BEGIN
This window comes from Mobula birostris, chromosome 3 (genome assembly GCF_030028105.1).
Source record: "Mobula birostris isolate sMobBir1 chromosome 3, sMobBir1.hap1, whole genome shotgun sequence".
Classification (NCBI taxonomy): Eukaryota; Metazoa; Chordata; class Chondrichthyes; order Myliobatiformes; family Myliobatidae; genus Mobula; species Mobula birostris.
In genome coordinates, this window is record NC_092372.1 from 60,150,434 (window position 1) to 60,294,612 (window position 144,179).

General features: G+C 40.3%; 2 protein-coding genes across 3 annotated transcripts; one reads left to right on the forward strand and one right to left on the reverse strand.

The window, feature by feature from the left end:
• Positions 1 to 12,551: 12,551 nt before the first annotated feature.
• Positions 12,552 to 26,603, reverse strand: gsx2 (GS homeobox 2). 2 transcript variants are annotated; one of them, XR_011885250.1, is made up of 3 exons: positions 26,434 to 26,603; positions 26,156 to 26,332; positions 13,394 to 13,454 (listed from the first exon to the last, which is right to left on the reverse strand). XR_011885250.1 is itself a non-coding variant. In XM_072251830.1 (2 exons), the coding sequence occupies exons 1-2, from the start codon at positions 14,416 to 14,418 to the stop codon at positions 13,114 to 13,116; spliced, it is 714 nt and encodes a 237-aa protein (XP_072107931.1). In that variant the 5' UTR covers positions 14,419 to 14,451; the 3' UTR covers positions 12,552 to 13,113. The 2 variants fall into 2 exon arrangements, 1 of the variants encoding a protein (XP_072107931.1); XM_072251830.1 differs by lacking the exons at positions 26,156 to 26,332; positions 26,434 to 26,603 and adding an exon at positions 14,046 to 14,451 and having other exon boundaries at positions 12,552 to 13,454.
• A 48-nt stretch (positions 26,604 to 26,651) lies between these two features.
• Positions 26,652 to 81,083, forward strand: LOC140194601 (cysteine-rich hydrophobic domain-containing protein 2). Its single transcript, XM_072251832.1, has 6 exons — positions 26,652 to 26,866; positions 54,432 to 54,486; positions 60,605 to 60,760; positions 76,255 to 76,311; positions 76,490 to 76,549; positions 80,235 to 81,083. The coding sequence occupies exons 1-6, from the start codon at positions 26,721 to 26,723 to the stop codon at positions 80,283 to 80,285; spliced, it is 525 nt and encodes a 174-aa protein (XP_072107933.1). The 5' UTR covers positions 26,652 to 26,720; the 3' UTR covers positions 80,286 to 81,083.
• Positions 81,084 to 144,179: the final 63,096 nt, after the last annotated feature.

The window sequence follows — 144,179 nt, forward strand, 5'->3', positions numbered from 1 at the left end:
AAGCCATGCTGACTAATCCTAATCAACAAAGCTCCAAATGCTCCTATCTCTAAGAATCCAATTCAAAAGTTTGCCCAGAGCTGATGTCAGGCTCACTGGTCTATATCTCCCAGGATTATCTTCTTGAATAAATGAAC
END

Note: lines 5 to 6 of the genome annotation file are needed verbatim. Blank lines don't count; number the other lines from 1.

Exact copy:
General features: G+C 40.3%; 2 protein-coding genes across 3 annotated transcripts; one reads left to right on the forward strand and one right to left on the reverse strand.

The window, feature by feature from the left end: